Depending on your major, you may run across an assignment where you will want to use a worship community as the basis for a paper or multimedia essay. Whether or not you have established a rapport with the community, talk to the minister or clerk prior to completing the assignment in order to understand any concerns and to obtain their permission. A great analogy for a worship group’s reaction is that it can be like announcing to your family that your Thanksgiving dinner will be the basis of a play you are writing; every family member’s reaction will be different and need to be considered.
My schedule in college led me to attend Wesleyan, Baptist, Presbyterian, Pentecostal, and Catholic services. Each was a different environment with its own way of expressing the Spirit. Each was welcoming in its own way, and each caused me to think about my spiritual life differently. As you explore the religious communities near your school, may you also find welcoming surroundings, supportive people and a connection to the Spirit.
Around Our Yearly Meeting
Elmira: New Path/New Place of Worship
Ithaca: Small Steps toward a Big Move
NYYM Sends Letter to Governor Patterson
Quaker Leadership “in Retreat”
Young Friends Commit to Living Quaker Values
Albany Friends Open Racism Discussion
Purchase Meeting Organizes “Green” Fundraiser for NYYM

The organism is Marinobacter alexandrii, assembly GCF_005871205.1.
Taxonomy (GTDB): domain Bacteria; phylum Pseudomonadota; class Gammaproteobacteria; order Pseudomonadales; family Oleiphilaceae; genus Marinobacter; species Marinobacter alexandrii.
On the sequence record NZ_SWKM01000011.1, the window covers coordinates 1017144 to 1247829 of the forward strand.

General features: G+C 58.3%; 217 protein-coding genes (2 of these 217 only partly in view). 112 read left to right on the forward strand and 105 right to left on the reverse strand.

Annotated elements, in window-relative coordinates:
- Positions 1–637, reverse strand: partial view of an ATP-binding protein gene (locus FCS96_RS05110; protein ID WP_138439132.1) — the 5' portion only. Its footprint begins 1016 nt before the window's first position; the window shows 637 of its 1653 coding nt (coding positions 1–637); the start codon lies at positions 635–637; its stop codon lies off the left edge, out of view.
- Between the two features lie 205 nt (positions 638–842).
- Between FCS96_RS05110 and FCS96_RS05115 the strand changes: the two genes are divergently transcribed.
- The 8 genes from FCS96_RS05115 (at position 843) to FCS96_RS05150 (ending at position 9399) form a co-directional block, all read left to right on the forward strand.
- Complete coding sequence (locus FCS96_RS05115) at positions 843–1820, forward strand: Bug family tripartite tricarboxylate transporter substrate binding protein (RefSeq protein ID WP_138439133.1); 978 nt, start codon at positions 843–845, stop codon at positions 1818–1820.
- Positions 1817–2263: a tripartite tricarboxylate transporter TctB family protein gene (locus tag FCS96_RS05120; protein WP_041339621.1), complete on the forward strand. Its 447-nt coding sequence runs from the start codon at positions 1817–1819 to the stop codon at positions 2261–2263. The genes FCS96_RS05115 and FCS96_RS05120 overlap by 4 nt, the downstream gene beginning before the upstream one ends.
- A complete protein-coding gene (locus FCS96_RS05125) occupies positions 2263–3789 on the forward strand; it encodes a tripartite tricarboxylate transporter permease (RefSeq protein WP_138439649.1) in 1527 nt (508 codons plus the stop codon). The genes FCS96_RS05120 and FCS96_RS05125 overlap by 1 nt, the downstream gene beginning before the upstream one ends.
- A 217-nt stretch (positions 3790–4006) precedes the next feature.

For information contact: Fred Feucht, 914-769-1720.
Farmington-Scipio Regional Meeting Fall Gathering will take place September 19, 2009, at the Perry City Meetinghouse, 6324 State Route 227, Perry City, N.Y. The program will be “Advancing Friends: Are we ready to be changed?”
For information contact Donna Beckwith. Donna prefers to be contacted by e-mail at dmbeckwith [at] yahoo.com. Alternately you may call her between the hours of 1 P.M. and 8 P.M. at 607-546-5472.
Singing à la Nightingales, September 25 –27, 2009
Nightingales is a Northern Yearly Meeting a cappella singing group that Mary Jacobs, Melody Johnson, and Christopher Sammond have enjoyed and are sharing with Friends here. Getting together and singing as the Nightingales do is about singing from the heart. It is about being in a community singing with love. If you were told by your kindergarten teacher to “just mouth the words” because “you can’t sing,” you can sing. If you can talk, you can sing. We sing from Rise Up Singing and Worship in Song, and we often bring songs or rounds to teach each other. We go around in a circle, and every person present, even the very youngest, gets to name a song they want sung, and if the person wants, they set the pitch for it too. At times we break into song without books and without structure, our hearts leading us from one song to another, one genre to another, sacred, silly, schmaltzy, rounds, hymns, show tunes—we wander into some amazing bayous of song.
These weekends are also about fellowship and food. We all bring food to share, and have potluck meals that we take turns organizing and cleaning up after. And we tell about our lives. We do that in words, and in the songs we initiate, for there is little more revealing than the song in your heart. Sometimes we sing our way into the truth of who we are, and receive that from the singing.